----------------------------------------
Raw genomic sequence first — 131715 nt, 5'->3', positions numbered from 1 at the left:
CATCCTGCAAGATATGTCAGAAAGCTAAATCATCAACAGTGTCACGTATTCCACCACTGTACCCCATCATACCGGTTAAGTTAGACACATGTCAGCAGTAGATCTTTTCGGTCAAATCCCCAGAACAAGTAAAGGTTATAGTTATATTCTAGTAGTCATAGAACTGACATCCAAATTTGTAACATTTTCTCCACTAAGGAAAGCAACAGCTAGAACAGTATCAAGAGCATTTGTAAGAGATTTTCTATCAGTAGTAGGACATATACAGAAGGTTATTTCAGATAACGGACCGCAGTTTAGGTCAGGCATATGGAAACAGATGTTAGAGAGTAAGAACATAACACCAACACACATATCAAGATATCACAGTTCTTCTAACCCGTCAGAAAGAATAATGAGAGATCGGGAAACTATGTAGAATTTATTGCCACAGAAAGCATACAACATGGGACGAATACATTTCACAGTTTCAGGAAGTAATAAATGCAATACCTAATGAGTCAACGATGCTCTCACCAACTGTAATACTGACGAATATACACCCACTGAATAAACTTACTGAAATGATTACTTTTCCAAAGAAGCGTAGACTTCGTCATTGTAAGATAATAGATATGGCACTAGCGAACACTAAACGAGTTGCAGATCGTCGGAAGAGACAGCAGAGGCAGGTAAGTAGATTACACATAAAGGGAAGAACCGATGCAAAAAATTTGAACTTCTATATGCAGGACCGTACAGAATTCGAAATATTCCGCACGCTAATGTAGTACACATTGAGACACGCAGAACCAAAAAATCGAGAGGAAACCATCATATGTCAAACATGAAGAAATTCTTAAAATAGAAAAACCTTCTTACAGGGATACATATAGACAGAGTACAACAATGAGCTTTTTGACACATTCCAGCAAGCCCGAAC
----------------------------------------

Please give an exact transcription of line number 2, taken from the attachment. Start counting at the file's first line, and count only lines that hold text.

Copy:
CATCCTGCAAGATATGTCAGAAAGCTAAATCATCAACAGTGTCACGTATTCCACCACTGTACCCCATCATACCGGTTAAGTTAGACACATGTCAGCAGTAGATCTTTTCGGTCAAATCCCCAGAACAAGTAAAGGTTATAGTTATATTCTAGTAGTCATAGAACTGACATCCAAATTTGTAACATTTTCTCCACTAAGGAAAGCAACAGCTAGAACAGTATCAAGAGCATTTGTAAGAGATTTTCTATCAGTAGTAGGACATATACAGAAGGTTATTTCAGATAACGGACCGCAGTTTAGGTCAGGCATATGGAAACAGATGTTAGAGAGTAAGAACATAACACCAACACACATATCAAGATATCACAGTTCTTCTAACCCGTCAGAAAGAATAATGAGAGATCGGGAAACTATGTAGAATTTATTGCCACAGAAAGCATACAACATGGGACGAATACATTTCACAGTTTCAGGAAGTAATAAATGCAATACCTAATGAGTCAACGATGCTCTCACCAACTGTAATACTGACGAATATACACCCACTGAATAAACTTACTGAAATGATTACTTTTCCAAAGAAGCGTAGACTTCGTCATTGTAAGATAATAGATATGGCACTAGCGAACACTAAACGAGTTGCAGATCGTCGGAAGAGACAGCAGAGGCAGGTAAGTAGATTACACATAAAGGGAAGAACCGATGCAAAAAATTTGAACTTCTATATGCAGGACCGTACAGAATTCGAAATATTCCGCACGCTAATGTAGTACACATTGAGACACGCAGAACCAAAAAATCGAGAGGAAACCATCATATGTCAAACATGAAGAAATTCTTAAAATAGAAAAACCTTCTTACAGGGATACATATAGACAGAGTACAACAATGAGCTTTTTGACACATTCCAGCAAGCCCGAAC